ADHD in children – Causes, symptoms and treatment options

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Knowing the difference between 'kulit' and ADHD is important so that parents would be able to better manage their child's condition.

True to their nature, children are known to act up every now and then. But at some point, if the child is constantly fidgety and hyperactive, as parents you are likely to worry if your child has Attention Deficit Hyperactivity Disorder (ADHD). To provide you with a more thorough understanding of ADHD in children, we spoke to Dr. Lim Boon Leng, a psychiatrist from Dr BL Lim Centre for Psychological Wellness, Gleneagles Medical Centre.

What exactly is ADHD in children?

ADHD is the one of, if not the most commonly diagnosed behavioural disorder in children. Children with this condition are usually hyperactive and unable to focus or control their impulses.

Dr. Lim states that in Singapore, around one to two out of every 40 children are diagnosed with ADHD. For reasons beyond the understanding of science, ADHD in children seems to affect more boys than girls.

ADHD affects children and teens and can continue into adulthood.

What are the causes of ADHD?

The exact cause of ADHD in children remains at large but researchers say that these factors could potentially lead to ADHD:

  • Chemical imbalance in the brain
  • Poor nutrition, smoking, alcohol or substance abuse during pregnancy
  • Heredity

Contrary to popular belief, watching too much television or consuming sugar does not cause ADHD in children.

What are the signs of ADHD in children?

Dr Lim explains that the hallmark symptom of ADHD in children is difficulty in paying attention. The ADHD child is always on the go, will talk excessively and is unable to play quietly.

There are two domains of symptoms – attention deficits and hyperactivity. These are the symptoms in the attention deficits or inattention domain:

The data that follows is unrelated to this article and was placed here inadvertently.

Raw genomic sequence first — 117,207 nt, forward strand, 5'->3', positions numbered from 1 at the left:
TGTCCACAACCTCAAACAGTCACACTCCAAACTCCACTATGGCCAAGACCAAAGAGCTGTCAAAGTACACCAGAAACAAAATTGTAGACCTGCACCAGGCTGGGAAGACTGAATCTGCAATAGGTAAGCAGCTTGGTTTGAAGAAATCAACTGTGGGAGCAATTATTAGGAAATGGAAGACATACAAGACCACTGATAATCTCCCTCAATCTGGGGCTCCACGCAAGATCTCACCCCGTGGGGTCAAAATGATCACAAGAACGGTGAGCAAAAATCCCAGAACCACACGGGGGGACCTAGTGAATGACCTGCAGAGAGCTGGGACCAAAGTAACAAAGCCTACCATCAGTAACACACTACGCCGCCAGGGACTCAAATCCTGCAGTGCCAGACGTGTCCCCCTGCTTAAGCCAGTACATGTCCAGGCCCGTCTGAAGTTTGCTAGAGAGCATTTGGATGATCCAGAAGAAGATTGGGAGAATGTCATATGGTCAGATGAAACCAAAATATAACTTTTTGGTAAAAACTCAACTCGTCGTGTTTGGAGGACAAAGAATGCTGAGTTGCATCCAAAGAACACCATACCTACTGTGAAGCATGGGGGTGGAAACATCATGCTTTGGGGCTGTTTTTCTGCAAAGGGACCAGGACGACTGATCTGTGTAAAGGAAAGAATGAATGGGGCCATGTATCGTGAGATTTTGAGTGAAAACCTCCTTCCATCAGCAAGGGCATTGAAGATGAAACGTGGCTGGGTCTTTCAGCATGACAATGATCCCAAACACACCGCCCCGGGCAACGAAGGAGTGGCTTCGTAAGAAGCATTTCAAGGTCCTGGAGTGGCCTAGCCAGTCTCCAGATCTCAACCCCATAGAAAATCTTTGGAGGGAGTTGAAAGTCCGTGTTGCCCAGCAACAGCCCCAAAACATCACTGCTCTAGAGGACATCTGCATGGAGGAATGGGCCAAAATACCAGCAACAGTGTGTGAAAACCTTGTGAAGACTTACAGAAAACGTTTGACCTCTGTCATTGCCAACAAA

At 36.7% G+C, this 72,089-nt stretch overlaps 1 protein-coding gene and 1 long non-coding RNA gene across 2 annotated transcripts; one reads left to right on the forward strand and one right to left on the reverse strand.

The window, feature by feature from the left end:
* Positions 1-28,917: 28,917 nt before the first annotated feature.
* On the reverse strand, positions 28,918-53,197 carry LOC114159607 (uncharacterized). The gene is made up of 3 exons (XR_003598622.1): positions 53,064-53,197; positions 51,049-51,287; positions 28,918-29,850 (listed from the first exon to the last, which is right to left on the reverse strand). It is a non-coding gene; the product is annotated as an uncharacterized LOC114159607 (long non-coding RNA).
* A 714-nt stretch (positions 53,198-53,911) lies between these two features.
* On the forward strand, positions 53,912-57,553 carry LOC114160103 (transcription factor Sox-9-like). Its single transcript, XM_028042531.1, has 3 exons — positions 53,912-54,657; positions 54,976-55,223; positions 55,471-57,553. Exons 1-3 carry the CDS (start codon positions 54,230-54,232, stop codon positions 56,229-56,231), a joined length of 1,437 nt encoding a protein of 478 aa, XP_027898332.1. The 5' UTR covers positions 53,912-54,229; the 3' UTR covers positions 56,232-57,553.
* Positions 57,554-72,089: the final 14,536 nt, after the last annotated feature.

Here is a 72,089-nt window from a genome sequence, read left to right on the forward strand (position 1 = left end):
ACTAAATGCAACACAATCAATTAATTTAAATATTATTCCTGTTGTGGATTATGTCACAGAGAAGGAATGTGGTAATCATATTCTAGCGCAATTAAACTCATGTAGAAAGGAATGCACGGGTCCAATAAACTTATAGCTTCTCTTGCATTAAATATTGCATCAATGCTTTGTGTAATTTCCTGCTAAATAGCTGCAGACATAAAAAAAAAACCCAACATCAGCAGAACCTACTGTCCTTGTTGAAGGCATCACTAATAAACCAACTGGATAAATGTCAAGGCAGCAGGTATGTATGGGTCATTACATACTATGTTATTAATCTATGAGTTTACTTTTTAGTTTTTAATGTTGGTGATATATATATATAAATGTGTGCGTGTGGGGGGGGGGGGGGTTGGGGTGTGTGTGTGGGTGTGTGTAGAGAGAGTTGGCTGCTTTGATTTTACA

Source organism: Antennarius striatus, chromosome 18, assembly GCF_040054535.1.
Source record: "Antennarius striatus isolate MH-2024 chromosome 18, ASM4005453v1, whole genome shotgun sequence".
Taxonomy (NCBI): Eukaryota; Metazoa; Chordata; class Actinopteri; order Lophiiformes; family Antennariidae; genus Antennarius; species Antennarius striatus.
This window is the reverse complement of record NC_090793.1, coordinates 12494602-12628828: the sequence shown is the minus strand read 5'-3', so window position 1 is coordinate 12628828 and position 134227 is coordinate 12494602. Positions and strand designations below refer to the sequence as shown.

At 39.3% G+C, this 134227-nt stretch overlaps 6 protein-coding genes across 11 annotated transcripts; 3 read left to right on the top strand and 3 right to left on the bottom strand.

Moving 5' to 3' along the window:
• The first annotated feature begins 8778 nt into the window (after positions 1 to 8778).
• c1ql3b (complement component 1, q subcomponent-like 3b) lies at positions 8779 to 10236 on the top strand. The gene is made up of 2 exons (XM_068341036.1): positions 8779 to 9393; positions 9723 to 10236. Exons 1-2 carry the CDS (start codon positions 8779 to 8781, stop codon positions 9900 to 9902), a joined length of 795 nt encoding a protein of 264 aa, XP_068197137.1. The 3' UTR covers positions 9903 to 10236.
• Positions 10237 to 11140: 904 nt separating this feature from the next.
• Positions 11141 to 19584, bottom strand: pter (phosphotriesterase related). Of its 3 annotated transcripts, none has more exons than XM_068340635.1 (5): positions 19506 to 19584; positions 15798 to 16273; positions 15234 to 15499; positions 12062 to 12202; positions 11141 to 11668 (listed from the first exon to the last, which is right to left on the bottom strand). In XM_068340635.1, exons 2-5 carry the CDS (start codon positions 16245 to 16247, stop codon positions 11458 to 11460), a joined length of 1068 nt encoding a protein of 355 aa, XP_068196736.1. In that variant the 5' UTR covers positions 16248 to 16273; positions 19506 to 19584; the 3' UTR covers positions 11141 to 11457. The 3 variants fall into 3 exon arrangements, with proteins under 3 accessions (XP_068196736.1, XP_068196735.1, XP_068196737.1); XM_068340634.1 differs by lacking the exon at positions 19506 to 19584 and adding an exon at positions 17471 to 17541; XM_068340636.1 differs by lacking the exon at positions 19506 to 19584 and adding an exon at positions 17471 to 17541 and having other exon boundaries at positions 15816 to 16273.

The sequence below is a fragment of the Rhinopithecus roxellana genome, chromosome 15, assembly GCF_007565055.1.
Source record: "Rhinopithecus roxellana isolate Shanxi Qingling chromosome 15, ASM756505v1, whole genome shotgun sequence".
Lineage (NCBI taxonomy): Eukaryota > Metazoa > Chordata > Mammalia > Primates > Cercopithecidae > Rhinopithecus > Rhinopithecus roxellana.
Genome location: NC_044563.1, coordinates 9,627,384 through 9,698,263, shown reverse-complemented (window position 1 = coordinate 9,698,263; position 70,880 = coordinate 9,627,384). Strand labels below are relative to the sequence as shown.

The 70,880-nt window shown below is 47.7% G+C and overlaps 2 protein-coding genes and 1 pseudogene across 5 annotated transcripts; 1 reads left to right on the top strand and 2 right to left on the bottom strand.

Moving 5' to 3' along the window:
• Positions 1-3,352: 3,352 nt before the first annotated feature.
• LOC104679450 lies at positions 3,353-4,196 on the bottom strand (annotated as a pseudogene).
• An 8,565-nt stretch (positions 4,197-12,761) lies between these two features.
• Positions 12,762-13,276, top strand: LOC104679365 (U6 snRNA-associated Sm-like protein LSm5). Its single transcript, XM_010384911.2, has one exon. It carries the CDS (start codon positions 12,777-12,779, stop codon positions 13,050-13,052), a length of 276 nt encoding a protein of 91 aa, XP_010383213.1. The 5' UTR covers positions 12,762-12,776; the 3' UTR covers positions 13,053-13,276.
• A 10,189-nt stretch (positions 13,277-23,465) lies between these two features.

• Problems listening, following instructions & finishing tasks
  • Forgetful
  • Easily loses his belongings
  • Distractible
  • Tends to daydream
  • Makes careless mistakes
  • Avoids activities involving sustained concentration
  • Avoids activities that appear to be ‘boring’
ADHD in children

ADHD in children causes them to be hyperactive and fidgety.

The term Attention Deficit Disorder (ADD) is the layman term that displays only the symptoms in this domain, it is not a diagnosis on its own. The formal diagnosis is still ADHD.

There are the symptoms in the hyperactivity domain:

  • Restless, unable to sit still
  • Runs and climbs on things constantly
  • When seated, tends to squirm and fidget

ADHD in children also causes them to have impulsivity. They often have trouble waiting for their turn to do something, interrupt others or simply blurt out their answers.

When can you start looking out for ADHD in children?

According to Dr. Lim, whilst symptoms of ADHD in children may be prominent at an even younger age, parents can start to look out for signs when the child is about 5 to 6 years old.

How do you know it’s not just them acting up?

Many of these symptoms are similar to that of your regular, naughty child. As such, it makes ADHD in children rather difficult to identify. Some parents even take great offence to teachers suggesting that they get their child diagnosed.

Dr. Lim wishes for parents to know that the willful refusal of completing tasks or homework, deliberate aggression and disobedience are at times confused with ADHD. However, in ADHD, being messy, ignoring instructions and being restless are due to poor attention and hyperactivity.

It is not intentional and the child cannot control the behaviour.

It is important to get a professional diagnosis for sometimes that which appears to be ADHD might be something else altogether. Do also take into consideration if your child is suffering from anxiety or depression, has a medical condition or a sudden traumatic or life-changing experience. These may cause the child to display behaviour that resembles ADHD.

ADHD in children

If a child has experienced some kind of trauma, it may cause him to act in a manner that can be mistaken for ADHD.

What are the options for treatment?

In his practice, Dr. Lim mostly starts to diagnose ADHD for children above the age of 5. This is because, unless they are very severe, inattention and hyperactivity can be quite common in children between the 3 to 5 years of age. They may improve naturally as they mature.